The Canadian Labour Congress and provincial and territorial federations of labour find Uber’s self serving proposal for Flexible Work+ dangerous, undermining and offensive to the rights and dignity of workers. The plan, rolled out over the past few weeks, signals the companies’ intention to pressure governments to invent a niche category for app-based employment. Like Proposition 22 in California, Uber now wants to enshrine insecurity and inferior work conditions into Canadian legislation while undermining the right of workers to organize.
The Canadian labour movement stands united with the growing global movement demanding full rights and protections for gig economy workers.
The COVID-19 pandemic has taught us many lessons. It has shown the depth and breadth of precarious work in our country. And it has shone a light on the essential labour delivered by many workers — work that is typically underpaid and undervalued. Grocery store workers, delivery drivers, bike couriers and many others play a critical role in keeping our economy moving and ensuring that we have essential supplies. This work matters, and these workers matter.
Governments have a responsibility to make work better – to provide workers with security, safety and fair pay. Workers are making it clear they want this too. Globally, app-based workers are standing up, overturning misclassification as independent contractors and coming together to improve their working conditions. The recent Supreme Court decision in the UK and similar decisions in Spain and South Korea show us that around the world, the tide is turning towards rights for app-based workers.
Uber is playing hardball politics while attempting to block the movement for fairness and justice for gig economy workers. If Uber wanted to provide its workers with benefits or enhanced training, it could do so right now.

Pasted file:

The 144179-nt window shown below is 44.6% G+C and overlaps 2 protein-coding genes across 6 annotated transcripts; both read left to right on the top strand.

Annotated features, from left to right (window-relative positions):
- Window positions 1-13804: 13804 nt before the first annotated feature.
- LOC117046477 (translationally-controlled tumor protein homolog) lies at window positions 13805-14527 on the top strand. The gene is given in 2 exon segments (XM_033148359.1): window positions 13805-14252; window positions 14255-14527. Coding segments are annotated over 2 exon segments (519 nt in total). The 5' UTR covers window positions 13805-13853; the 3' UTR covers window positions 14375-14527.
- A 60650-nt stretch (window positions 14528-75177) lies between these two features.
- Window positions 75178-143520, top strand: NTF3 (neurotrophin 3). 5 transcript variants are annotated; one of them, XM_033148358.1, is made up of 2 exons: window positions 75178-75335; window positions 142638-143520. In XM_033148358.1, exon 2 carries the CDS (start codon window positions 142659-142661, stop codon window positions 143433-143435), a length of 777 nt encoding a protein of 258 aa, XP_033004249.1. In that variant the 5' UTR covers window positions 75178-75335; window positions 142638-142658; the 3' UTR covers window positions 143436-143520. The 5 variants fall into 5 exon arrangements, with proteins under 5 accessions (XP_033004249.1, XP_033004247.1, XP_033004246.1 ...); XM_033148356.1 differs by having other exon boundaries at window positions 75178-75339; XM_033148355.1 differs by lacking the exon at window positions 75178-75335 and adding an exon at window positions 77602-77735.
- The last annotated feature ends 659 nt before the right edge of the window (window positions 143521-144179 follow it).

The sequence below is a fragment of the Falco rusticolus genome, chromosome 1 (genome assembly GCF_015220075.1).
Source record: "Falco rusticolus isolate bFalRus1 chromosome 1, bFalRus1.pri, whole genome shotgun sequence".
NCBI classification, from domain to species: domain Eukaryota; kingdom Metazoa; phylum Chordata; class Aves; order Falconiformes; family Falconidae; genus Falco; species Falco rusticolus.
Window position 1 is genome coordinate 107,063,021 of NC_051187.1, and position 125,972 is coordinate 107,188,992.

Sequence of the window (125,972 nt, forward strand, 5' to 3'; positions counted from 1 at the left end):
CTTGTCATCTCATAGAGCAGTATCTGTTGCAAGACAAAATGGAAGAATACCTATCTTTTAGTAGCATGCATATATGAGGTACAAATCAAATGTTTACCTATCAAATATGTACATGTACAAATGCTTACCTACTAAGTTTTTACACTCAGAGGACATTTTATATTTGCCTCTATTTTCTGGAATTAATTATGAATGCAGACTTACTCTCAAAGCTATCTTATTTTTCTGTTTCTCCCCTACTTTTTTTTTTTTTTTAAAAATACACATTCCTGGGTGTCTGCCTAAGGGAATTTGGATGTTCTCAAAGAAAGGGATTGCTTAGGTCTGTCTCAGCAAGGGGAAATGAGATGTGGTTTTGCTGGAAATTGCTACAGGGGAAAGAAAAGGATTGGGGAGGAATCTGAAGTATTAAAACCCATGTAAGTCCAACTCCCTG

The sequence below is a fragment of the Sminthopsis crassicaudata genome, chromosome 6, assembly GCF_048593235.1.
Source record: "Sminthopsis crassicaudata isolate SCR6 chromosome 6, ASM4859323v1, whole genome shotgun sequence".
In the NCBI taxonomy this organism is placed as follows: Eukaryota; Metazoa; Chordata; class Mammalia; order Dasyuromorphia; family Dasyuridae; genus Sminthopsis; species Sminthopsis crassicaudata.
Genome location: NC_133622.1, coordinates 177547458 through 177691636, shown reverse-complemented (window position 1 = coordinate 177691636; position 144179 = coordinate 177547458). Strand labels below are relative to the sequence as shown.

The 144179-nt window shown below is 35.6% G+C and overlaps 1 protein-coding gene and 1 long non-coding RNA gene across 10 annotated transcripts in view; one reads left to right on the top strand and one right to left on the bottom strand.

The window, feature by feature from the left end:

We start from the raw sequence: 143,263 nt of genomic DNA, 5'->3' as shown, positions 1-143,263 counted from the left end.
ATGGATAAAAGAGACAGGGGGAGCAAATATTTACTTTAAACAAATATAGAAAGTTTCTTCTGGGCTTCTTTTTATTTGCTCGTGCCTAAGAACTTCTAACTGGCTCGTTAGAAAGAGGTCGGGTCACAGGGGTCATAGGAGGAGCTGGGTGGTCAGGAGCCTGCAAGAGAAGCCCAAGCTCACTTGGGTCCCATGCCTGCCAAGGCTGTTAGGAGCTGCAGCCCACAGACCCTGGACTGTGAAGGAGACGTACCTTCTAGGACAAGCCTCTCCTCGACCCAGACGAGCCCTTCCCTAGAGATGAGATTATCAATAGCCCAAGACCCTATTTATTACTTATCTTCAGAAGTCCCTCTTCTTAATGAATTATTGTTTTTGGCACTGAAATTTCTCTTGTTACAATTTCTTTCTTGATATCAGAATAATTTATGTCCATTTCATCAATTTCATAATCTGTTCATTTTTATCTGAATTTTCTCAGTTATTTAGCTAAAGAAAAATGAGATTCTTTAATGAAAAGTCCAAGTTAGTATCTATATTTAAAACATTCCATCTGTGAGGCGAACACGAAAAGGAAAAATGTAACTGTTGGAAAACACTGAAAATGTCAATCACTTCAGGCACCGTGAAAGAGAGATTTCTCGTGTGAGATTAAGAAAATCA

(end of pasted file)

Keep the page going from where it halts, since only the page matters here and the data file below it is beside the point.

Further, workers drawn to Uber and other app-based employment by the promise of flexibility find they are left at the mercy of swings in consumer demands and algorithms that determine when they should work and how much they will earn. They have little to no protection or recourse from arbitrary deactivation or changes in the terms and conditions of their work. Many workers report their pay has steadily declined, and during the pandemic, they experience working conditions that endanger their safety.
App-based workers should have the same full protections and employment rights as other workers. They must also have the fundamental right to organize and bargain collectively. There is too much at stake for us to get this wrong. Worker rights are about more than just individuals; they are the foundation of many of our most important social programs. The Canada Pension Plan, the Quebec Pension Plan and Employment Insurance rely on the participation of workers and employers. It’s a commitment to our economic security while at work and in retirement. The rights of gig workers are entwined with all of us.
We call on the provincial, territorial and federal governments to protect gig and app based workers by:
- Applying employment standards universally and eliminating exceptions and special categories that restrict worker rights;
- Proactively addressing the misclassification of workers as independent contractors and reversing the legal onus so employers must prove a worker is not an employee and is truly an independent contractor; and
- Ensuring all workers have the right to organize into a union should they choose and making that right meaningful by addressing barriers to organizing.
Canadian Labour Congress
Alberta Federation of Labour
British Columbia Federation of Labour
Fédération des travailleurs et travailleuses du Québec
Manitoba Federation of Labour
New Brunswick Federation of Labour
Newfoundland and Labrador Federation of Labour
Northern Territories Federation of Labour
Nova Scotia Federation of Labour
Ontario Federation of Labour
Prince Edward Island Federation of Labour
Saskatchewan Federation of Labour
Yukon Federation of Labour